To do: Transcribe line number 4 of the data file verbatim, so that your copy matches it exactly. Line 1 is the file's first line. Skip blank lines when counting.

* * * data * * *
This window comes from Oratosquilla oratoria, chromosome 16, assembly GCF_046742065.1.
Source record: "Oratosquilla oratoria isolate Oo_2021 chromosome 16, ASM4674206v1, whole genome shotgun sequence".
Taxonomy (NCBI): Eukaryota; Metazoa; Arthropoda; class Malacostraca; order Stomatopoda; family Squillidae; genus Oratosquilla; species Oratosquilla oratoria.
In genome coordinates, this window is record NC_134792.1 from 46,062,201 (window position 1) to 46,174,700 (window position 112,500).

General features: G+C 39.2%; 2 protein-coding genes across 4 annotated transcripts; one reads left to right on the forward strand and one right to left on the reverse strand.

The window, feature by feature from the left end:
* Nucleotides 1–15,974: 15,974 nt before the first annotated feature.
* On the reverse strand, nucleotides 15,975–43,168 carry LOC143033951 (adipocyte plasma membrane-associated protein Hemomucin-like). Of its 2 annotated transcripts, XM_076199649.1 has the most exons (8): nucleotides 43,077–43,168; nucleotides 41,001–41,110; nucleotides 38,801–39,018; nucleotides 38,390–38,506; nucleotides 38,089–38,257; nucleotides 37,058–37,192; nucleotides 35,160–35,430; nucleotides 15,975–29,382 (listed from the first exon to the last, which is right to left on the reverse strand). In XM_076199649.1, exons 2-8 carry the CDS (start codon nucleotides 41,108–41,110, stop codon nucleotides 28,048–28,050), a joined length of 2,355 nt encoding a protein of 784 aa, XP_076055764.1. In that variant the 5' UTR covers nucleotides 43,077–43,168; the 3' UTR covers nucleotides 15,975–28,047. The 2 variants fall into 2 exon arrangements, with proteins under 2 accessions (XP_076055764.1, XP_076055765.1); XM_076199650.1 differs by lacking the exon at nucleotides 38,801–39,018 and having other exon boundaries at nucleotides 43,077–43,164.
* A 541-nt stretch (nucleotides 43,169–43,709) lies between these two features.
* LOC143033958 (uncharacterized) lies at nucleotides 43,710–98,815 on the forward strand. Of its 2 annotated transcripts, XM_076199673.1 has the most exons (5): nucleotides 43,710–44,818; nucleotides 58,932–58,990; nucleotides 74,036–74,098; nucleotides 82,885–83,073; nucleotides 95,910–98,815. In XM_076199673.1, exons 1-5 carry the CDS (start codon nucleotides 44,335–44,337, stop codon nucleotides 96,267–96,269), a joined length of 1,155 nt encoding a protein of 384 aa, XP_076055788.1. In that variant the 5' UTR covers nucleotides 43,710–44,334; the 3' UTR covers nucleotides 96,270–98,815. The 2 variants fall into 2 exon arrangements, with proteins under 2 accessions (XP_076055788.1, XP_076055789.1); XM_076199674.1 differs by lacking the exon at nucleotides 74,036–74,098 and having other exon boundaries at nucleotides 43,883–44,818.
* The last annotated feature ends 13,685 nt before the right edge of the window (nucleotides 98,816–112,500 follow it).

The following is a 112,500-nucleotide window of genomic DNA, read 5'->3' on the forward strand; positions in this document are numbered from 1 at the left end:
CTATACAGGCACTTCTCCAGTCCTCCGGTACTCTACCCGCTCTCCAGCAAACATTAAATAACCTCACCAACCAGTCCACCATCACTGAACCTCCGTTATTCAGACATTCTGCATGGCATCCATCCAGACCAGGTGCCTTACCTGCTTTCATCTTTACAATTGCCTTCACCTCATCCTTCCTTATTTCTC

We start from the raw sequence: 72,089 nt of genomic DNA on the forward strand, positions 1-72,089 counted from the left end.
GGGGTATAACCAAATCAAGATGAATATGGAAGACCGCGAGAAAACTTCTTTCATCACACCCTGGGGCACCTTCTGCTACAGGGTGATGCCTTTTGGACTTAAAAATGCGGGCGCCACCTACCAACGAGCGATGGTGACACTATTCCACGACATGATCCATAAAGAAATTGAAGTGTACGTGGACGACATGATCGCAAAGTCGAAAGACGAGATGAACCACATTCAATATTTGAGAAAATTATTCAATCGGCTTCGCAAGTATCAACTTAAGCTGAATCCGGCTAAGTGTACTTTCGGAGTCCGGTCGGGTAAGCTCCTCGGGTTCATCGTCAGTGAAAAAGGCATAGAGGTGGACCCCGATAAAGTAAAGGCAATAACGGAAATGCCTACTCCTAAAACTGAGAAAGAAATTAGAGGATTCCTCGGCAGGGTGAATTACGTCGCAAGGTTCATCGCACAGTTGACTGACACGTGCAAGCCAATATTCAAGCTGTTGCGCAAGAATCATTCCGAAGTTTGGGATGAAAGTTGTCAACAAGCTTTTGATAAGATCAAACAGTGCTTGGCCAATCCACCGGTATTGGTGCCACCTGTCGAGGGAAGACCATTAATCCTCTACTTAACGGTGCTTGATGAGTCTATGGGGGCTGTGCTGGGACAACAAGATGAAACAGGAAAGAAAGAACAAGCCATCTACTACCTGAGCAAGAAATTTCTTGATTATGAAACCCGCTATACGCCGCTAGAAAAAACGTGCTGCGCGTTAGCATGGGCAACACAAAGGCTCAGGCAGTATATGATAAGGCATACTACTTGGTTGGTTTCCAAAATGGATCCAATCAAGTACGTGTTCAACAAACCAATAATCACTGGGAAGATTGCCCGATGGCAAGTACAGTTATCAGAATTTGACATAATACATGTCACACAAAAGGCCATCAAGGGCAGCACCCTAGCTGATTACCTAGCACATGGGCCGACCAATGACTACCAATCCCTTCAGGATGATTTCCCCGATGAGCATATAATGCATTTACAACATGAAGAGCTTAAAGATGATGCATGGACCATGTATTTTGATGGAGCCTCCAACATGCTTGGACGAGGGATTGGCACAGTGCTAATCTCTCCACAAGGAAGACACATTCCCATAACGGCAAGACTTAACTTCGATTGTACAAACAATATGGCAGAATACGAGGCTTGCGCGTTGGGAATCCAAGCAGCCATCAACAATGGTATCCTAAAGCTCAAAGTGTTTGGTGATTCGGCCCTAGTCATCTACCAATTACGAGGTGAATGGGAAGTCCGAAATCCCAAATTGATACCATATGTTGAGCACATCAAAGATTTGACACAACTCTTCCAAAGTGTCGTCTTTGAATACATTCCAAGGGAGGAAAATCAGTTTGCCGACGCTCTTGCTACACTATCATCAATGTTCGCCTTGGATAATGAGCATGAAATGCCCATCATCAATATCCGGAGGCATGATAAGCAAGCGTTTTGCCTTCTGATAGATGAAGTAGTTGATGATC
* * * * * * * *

In genome coordinates, this window is record NC_134792.1 from 46,062,201 (window position 1) to 46,174,700 (window position 112,500).